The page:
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Bill would cut state background checks on guns

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HARRISBURG (WPMT) — State Sen. Camera Bartolotta (R-Washington/Greene) wants Pennsylvanians to have a more efficient way to purchase guns. On Tuesday, Bartolotta introduced a bill which would eliminate state-run background checks. She believes the current Pennsylvania Instant Check System (PICS) background check redundant to the National Instant Check System (NICS) and is wasting her constituents’ time and money.

“If every state just used the one database all the information would be up to date and at the fingertips of anyone who needs a background check,” Sen. Bartolotta said.

PICS is prone to glitches and delays, Bartolotta says, and is costing Pennsylvanians time they need to purchase firearms, and ultimately, the business owners who sell the guns their profit. Bartolotta believes PICS infringes on Pennsylvanians 2nd Amendment rights.

"It's a redundant system. You're going through two background checks," she says. "My bill would actually require Pennsylvania State Police to report any PFA's or crimes in the history of the individuals to the NICS system."

Bartolotta estimates PICS wastes about $6 million, money she wants to push back into the state police force.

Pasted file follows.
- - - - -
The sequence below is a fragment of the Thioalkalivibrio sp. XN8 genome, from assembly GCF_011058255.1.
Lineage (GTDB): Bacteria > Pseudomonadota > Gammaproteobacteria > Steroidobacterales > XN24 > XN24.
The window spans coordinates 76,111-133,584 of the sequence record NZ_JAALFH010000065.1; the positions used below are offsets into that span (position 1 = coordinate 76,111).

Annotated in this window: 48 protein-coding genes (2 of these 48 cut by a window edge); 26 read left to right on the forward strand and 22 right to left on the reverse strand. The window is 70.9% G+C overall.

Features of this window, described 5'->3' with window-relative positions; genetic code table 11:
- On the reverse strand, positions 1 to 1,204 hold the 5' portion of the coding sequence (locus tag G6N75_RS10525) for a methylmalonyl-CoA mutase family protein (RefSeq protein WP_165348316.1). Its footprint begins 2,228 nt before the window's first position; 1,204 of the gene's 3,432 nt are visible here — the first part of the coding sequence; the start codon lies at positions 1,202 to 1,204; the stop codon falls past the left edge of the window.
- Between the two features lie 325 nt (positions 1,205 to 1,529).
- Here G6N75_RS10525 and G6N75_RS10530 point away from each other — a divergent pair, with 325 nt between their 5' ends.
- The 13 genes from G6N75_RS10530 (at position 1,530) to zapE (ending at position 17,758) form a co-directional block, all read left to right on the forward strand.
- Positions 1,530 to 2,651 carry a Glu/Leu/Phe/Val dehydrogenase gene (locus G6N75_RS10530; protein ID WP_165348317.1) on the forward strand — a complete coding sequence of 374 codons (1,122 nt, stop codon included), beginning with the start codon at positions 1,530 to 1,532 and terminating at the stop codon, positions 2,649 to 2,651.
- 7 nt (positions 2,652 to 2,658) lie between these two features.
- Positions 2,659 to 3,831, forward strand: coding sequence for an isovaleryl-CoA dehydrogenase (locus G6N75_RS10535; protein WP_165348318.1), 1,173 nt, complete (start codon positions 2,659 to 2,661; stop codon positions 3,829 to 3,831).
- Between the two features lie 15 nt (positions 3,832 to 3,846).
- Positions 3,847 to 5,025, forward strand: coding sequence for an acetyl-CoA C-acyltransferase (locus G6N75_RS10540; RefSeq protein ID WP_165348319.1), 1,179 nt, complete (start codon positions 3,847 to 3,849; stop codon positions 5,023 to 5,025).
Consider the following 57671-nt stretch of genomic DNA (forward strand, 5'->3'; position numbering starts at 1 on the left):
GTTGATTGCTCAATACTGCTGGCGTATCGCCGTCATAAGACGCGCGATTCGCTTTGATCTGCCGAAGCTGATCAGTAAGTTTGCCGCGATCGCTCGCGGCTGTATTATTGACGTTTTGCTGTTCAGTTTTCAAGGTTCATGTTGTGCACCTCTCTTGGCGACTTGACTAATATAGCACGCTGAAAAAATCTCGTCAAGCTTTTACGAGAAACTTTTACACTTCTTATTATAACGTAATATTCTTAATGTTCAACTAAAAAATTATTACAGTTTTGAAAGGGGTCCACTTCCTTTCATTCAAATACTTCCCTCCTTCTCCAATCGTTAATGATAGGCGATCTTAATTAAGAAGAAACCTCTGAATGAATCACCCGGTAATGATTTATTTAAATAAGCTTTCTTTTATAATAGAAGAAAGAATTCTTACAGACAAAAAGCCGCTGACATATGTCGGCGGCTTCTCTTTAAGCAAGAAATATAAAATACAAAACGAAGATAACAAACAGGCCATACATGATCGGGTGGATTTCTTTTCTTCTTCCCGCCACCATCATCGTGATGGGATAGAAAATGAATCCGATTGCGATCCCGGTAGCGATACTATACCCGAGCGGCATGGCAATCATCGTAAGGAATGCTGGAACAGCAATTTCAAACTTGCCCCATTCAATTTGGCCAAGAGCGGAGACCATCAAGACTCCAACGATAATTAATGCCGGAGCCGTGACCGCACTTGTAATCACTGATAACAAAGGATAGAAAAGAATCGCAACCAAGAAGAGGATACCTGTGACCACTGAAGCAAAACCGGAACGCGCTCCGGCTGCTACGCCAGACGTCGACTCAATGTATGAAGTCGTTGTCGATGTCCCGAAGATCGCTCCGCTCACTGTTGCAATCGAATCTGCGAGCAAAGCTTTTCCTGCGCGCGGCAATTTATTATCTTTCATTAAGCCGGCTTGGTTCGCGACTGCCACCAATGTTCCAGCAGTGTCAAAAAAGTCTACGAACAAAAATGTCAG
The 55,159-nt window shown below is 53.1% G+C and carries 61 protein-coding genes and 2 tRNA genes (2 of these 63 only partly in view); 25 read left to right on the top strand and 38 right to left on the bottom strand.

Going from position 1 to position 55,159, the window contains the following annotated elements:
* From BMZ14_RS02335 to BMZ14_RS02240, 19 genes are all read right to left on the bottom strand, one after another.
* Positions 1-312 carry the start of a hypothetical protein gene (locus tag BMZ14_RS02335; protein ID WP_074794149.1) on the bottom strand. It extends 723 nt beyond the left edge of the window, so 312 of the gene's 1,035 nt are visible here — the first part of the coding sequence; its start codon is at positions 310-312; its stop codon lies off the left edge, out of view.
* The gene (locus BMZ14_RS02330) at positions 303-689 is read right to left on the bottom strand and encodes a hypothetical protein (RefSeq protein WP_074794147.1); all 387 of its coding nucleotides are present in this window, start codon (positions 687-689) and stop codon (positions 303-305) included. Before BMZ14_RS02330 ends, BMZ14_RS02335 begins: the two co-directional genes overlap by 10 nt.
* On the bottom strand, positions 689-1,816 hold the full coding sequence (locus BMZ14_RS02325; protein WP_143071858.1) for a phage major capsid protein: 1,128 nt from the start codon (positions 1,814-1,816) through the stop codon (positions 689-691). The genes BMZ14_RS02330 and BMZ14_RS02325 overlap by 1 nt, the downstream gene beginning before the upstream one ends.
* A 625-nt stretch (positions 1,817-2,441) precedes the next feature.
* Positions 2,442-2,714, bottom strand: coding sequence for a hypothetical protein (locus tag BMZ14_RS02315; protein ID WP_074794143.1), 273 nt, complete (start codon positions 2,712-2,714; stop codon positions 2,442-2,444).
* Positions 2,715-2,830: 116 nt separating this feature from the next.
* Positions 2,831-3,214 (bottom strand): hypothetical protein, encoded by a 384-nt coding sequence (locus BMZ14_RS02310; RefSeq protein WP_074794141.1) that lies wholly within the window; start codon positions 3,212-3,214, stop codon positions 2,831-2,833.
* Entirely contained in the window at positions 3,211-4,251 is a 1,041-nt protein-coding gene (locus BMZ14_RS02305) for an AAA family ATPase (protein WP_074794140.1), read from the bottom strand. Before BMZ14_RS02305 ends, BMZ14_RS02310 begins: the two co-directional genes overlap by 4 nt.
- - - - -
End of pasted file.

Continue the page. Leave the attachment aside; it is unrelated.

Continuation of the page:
"I don't think you can put a price on that, because potentially we're talking about life and death," says Rep. Steven Santarsiero.

Santarsiero (D-Bucks) is trying to make background checks more strict. He introduced legislation in 2013, House Bill 1010, which would have led to universal background checks on guns. His bill would have closed a loophole under which long guns can currently be bought privately without a background check. It failed to make it out of the House Judiciary Committee.

"The PICS system is a better system," he said. "It's more comprehensive. It includes mental health histories that NICS doesnt always include. And it includes a broader range of felony convictions."

Santarsiero plans to reintroduce his bill in the coming months, along with other pro-gun control bills.

Bartolotta's proposed bill is one of two similar bills currently circulating through the Capitol. The other is sponsored by Rep. Tim Krieger (R-Westmoreland) and is awaiting a hearing before the House Judiciary Committee.

Bartolotta believes she has enough support from other senators to pass through a to-be-determined committee, before it reaches the Senate floor.